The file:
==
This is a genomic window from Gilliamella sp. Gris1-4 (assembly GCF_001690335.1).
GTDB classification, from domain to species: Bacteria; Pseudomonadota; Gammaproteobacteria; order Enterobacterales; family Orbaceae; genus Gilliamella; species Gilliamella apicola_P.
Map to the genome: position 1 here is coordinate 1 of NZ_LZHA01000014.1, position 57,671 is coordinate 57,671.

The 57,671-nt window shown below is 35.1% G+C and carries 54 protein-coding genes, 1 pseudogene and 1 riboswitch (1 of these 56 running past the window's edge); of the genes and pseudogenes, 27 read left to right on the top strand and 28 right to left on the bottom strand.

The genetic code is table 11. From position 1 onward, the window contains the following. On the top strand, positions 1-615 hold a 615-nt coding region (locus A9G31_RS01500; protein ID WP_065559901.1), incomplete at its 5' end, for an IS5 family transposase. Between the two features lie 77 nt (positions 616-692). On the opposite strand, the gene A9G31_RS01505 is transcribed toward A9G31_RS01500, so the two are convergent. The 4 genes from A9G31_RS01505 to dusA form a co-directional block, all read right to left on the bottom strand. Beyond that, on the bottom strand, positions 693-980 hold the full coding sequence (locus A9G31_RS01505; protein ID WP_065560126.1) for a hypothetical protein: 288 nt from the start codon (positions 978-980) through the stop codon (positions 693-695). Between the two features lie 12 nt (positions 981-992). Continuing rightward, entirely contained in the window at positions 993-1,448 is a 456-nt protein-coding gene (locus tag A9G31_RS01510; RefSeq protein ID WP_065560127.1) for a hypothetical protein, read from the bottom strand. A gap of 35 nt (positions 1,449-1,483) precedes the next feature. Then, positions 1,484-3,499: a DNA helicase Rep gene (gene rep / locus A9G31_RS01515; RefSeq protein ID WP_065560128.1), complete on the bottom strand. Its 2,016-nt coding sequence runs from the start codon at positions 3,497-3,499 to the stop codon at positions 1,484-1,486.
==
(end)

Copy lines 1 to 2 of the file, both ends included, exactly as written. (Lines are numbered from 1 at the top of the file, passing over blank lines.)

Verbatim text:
This is a genomic window from Gilliamella sp. Gris1-4 (assembly GCF_001690335.1).
GTDB classification, from domain to species: Bacteria; Pseudomonadota; Gammaproteobacteria; order Enterobacterales; family Orbaceae; genus Gilliamella; species Gilliamella apicola_P.